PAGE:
The account in 1 Nephi 2 shows different responses to commandments from the Lord. Lehi obeyed the Lord’s command to lead his family into the wilderness. Faced with the difficulty of this command, Laman and Lemuel rebelled. In contrast, Nephi sought a confirming witness.
Suggestions for Teaching
God commands Lehi to depart into the wilderness
Ask students to imagine that their parents have told them that their families must leave their homes tomorrow, abandoning almost all of their possessions. They will walk into the wilderness, taking only the provisions they need to stay alive.
How might you respond?
How would your response change if you knew that the command to move into the wilderness had come from the Lord?
Invite a student to read 1 Nephi 2:1–6 aloud. Ask the class to look for reasons why Lehi led his family into the wilderness.
What commandment did Lehi receive from the Lord? (See 1 Nephi 2:2.)
What can you learn from Lehi’s decisions about what to take and what to leave behind?
Ask a student to read 1 Nephi 2:7 aloud.
Lehi offered thanks to the Lord just after leaving his home and belongings. What can we learn from this?
What did Lehi have to be thankful for?
Write the following statement on the board: When we are faithful and obedient, the Lord will help us in times of trial.
When have you felt the Lord help you in times of trial? (Encourage students to seek the guidance of the Spirit in answering this question. Help them understand that they do not need to share experiences that are too personal or private.)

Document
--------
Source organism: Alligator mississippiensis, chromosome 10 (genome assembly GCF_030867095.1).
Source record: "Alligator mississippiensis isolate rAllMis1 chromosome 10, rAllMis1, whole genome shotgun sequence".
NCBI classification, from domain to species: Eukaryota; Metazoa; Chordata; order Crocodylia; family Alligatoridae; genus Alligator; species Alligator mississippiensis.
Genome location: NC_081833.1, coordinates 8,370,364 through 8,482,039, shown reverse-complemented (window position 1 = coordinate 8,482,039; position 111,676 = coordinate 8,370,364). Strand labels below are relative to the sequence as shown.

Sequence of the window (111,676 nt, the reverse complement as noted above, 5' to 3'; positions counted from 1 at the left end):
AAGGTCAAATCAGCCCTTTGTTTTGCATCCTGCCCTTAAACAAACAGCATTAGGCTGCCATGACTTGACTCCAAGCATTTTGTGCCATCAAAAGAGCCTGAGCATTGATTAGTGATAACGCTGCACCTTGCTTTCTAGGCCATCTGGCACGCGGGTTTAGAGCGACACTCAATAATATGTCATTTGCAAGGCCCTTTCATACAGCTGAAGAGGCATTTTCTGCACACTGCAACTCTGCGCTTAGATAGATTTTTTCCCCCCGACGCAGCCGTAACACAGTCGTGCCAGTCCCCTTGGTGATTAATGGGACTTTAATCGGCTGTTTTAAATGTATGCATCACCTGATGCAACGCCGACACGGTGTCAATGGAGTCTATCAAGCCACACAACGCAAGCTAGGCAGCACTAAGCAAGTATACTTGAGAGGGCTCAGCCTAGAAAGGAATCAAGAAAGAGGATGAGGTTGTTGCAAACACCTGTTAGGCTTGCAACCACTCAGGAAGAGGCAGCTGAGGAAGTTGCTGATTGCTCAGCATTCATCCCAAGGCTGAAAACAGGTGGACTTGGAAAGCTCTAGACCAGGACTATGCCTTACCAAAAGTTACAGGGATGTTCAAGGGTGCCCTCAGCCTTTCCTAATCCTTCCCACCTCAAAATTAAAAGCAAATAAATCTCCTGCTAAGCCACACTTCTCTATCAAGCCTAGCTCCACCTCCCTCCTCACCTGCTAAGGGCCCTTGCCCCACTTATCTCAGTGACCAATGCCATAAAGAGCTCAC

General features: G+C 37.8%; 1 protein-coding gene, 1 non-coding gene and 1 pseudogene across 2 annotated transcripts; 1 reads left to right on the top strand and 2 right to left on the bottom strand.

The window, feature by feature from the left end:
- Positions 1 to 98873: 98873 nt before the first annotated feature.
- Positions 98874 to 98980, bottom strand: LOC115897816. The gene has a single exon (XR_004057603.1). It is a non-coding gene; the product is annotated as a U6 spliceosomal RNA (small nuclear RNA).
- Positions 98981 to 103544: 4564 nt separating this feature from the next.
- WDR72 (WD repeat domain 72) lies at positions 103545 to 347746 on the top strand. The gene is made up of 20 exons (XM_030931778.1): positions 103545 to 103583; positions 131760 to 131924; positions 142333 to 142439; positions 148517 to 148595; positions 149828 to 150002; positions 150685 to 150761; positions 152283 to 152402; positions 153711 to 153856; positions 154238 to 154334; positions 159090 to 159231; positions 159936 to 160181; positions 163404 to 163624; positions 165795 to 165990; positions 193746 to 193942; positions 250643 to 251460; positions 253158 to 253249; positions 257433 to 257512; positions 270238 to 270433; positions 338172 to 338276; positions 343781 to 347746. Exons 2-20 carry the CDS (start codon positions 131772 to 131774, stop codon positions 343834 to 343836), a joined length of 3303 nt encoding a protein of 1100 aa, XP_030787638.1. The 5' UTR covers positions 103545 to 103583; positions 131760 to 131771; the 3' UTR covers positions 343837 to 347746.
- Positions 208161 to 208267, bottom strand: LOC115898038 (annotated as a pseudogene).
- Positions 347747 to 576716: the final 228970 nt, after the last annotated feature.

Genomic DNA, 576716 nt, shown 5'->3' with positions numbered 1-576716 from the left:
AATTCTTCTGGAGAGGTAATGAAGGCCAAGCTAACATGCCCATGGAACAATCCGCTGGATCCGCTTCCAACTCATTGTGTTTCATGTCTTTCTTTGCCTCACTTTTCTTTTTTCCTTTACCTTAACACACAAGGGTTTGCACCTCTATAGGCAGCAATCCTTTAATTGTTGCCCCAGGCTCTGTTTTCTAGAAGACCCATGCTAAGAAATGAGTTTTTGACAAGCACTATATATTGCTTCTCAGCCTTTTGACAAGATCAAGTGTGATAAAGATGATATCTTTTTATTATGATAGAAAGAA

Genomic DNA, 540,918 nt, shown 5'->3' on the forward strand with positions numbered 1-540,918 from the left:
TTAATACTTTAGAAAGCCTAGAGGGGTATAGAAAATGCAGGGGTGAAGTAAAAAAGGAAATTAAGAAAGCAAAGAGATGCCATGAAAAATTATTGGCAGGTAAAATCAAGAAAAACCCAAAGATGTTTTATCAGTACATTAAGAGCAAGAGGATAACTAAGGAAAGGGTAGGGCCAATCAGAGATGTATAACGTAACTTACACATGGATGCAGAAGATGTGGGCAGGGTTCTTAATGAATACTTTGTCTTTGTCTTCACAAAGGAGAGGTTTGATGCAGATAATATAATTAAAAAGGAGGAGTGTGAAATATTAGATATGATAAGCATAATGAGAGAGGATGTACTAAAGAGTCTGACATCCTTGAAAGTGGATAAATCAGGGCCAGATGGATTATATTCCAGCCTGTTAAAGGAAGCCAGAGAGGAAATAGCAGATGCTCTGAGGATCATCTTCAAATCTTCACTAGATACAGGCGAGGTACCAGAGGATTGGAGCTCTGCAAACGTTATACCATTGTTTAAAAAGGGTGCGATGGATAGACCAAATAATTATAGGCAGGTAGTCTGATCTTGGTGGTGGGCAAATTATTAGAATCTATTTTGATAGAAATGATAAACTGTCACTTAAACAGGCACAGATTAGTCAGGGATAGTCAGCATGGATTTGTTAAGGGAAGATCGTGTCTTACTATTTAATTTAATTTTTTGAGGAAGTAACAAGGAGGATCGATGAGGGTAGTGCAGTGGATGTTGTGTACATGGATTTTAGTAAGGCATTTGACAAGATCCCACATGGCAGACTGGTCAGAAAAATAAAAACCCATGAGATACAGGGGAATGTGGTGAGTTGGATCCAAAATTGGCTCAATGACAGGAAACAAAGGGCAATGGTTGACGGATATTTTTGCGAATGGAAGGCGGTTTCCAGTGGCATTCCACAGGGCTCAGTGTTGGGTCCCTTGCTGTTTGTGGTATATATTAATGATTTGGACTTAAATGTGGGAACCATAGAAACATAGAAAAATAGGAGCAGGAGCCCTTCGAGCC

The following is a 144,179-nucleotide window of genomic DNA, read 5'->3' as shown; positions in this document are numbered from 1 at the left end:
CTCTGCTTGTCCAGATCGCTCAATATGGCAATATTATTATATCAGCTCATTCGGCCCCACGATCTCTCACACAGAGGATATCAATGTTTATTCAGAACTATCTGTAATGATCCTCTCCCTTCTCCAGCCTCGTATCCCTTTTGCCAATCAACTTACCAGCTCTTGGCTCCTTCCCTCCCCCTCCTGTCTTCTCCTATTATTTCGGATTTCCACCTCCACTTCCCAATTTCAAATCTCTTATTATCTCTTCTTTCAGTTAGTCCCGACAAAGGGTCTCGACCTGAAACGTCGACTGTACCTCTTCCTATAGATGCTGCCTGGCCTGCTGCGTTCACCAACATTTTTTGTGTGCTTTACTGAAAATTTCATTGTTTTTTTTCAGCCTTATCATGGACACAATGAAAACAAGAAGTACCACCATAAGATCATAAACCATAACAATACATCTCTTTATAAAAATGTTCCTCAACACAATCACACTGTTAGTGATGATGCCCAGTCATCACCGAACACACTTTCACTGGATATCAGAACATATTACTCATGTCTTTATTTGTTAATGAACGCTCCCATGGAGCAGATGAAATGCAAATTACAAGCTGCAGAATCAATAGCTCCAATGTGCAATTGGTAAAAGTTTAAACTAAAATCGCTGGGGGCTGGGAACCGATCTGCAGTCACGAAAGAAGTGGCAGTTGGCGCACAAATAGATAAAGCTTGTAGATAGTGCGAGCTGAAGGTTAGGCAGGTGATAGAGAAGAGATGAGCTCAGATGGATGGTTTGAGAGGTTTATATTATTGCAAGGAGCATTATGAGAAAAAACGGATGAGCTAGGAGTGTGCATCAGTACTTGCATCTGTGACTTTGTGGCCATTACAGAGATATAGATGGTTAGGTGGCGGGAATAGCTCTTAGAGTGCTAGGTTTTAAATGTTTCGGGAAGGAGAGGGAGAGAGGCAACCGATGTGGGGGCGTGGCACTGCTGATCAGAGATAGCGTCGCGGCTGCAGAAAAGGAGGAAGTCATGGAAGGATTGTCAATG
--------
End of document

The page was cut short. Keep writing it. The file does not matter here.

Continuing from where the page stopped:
Laman and Lemuel murmur against their father
Ask students to silently ask themselves if they have ever complained, either vocally or inwardly, about a commandment from the Lord or about a request from a parent or Church leader. Give them a moment to reflect on their experiences.
Why do we sometimes complain when we are given direction?
Write River and Valley on the board. Invite a student to read 1 Nephi 2:8–10 aloud.
In what way did Lehi want Laman to be like a river? In what way did he want Lemuel to be like a valley? (You may want to ask students to write their answers on the board next to the words River and Valley.)
What was Lehi trying to teach Laman and Lemuel?
Have students read 1 Nephi 2:11–14 silently.
What are some reasons why Laman and Lemuel murmured against their father?
In 1 Nephi 2:11, the word stiffneckedness refers to pride or stubbornness. Why do feelings of pride sometimes lead people to murmur?
Why do you think murmuring sometimes results when people do not understand the dealings of God?
Explain that one reason Satan wants us to murmur is that it prevents us from following living prophets, other inspired leaders, and parents. As part of your discussion, you may want to share the following, based on a statement by Elder H. Ross Workman of the Seventy: